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Producer countries and neighbours in the region are stepping up efforts to export gas to European markets. Alaco’s Yigal Chazan investigates. 

The eastern Mediterranean’s emerging energy powers are making significant headway with plans to export some of their massive reserves of natural gas to the EU, which could bolster the bloc’s efforts to diversify its supplies away from Russia, whose dominance of the market is a growing source of concern in Brussels.

With Russian president Vladimir Putin increasingly unpredictable, Russia subject to US and EU sanctions and North Sea gas reserves diminishing, energy-hungry Europe has been supporting the eastern Mediterranean’s gas exporting potential, which hinges on an ambitious subsea pipeline from Israel to Italy and the development of Egypt into a gas distribution hub.  

The development of these projects comes as Europe is set to see further efforts to diversify supply come to fruition. Gas deliveries from Azerbaijan will reportedly start arriving in 2020 via the recently completed Trans-Anatolian Natural Gas Pipeline, a key part of the Southern Gas Corridor, a network of pipelines supplying Europe with Caspian reserves.    

In recent years Israel, Egypt, Cyprus, Israel have discovered and begun to exploit considerable offshore gas deposits. With the reserves set to exceed their domestic energy needs, they have been co-operating closely on how best to distribute their finds to European and world markets. At a January 2019 meeting in Cairo they announced plans to set up an Eastern Mediterranean Gas Forum with Italy, Greece, Jordan and the Palestinian Authority, which aims to create a regional gas market and also help producing countries to distribute their reserves through existing and new infrastructure. 

Elements of the pipeline distribution infrastructure critical for Israel, Egypt and Cyprus to realise their exporting ambitions have begun to fall into place just as the Egyptians build up their hub potential, notably passing legislation permitting private companies to import and then re-export gas via its liquefied natural gas plants at Idku and Damietta, currently idle due to a combination of growing domestic demand and the country’s recent political turmoil. 

In September, Nicosia and Cairo signed a deal committing them to lay the groundwork for a pipeline carrying gas from Cyprus’s Aphrodite field to Egypt for liquefaction and re-export to Europe. The deal came just days before Israeli and Egyptian companies announced that they would buy a 39% stake in the East Mediterranean Gas Company (EMG) pipeline between Israel and Egypt, a move that will facilitate a landmark $15bn agreement, signed last February, to deliver gas from Israel’s Leviathan and Tamar fields to its southerly neighbour over a 10-year period, starting this year. President Abdel Fattah al-Sisi said the supply agreement would help fulfil his dream of Egypt becoming an energy hub.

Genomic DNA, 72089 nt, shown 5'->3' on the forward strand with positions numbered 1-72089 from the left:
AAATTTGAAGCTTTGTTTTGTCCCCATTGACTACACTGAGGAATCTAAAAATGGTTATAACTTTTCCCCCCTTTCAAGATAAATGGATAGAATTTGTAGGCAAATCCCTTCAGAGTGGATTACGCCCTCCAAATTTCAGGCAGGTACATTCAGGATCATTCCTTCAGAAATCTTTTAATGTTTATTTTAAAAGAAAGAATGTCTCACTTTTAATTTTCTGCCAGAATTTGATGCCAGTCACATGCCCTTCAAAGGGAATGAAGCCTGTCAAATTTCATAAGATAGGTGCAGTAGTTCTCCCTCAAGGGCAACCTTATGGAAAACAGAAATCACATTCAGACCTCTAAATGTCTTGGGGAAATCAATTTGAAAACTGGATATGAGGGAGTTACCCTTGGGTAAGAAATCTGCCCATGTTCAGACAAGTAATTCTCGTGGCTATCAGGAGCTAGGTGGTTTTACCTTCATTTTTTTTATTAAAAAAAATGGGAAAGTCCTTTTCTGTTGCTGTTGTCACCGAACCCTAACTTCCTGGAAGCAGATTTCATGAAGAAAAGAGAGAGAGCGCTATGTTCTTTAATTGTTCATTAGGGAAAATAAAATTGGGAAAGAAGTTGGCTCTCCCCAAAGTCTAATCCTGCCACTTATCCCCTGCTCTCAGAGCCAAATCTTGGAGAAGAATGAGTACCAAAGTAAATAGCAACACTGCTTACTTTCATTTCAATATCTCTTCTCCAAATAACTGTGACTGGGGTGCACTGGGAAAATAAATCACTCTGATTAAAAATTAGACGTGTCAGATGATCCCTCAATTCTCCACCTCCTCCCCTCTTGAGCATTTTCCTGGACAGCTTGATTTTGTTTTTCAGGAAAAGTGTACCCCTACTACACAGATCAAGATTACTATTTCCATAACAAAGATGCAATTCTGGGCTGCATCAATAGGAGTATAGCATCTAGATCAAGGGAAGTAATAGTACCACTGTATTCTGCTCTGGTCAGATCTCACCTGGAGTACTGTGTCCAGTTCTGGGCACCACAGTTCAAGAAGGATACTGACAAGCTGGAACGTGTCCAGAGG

About half of the Israeli gas will be used to service Egypt’s domestic market, supplementing supplies from the country’s massive Zohr field, the largest in the region. The remainder has been earmarked for re-export via Idku and Damietta.

A much longer-term and considerably more ambitious export plan, given renewed impetus at the end of last year, will see the longest and deepest subsea pipeline in the world, the EastMed pipeline, transporting gas from Israel and Cyprus via Greece to Italy. It would reportedly meet as much as 10% to 15% of the EU’s projected gas needs. An agreement is expected to be signed soon in Greece after receiving European regulatory approval, according to the Wall Street Journal.

The EastMed pipeline, estimated to cost about $7bn and take six to seven years to complete, effectively closes the door on a separate long discussed but now unrealistic plan to distribute Israeli gas to Europe via Turkey, the shortest and fastest route to the continent.  The prospect of such an export route has waned due to deteriorating relations between Ankara and Jerusalem.

While all these recent developments are promising, the projects could be slowed or even derailed by a number of factors, with costs, competing interests and territorial disputes prime among them.

Arguably the biggest threat is from Turkey which is opposed to Cyprus exploring and drilling for offshore deposits without its agreement, as Ankara claims sovereignty over the northern part of the divided island. Other unresolved disputes include one over part of the Aphrodite field straddling Israeli maritime territory and another between Israel and Lebanon concerning fields overlapping their sea border.

There are also question marks about the pipelines themselves. The EastMed project may be subject to resistance from Turkey and could also face considerable engineering challenges that may ramp up costs. The EMG pipeline, which used to deliver Egyptian gas to Israel, was repeatedly sabotaged by Islamic militants several years ago.

Also while official relations between onetime enemies Egypt and Israel have improved markedly, ordinary Egyptians remain broadly hostile towards their neighbour.

Yet these concerns should be tempered by the growing levels of co-operation between the regional stakeholders and apparent European and US eagerness to turn the eastern Mediterranean into a major gas distributor. Brussels and Washington hope this will achieve twin goals: helping to stabilise a region that remains prone to volatility and reducing Russia’s domination of Europe’s energy market. The entry of eastern Mediterranean gas into European markets may be some way off, but progress on export and infrastructure deals suggests there is now real momentum behind the enterprise.

Yigal Chazan is head of content at Alaco, a London-based business intelligence consultancy.

This article is sourced from fDi Magazine
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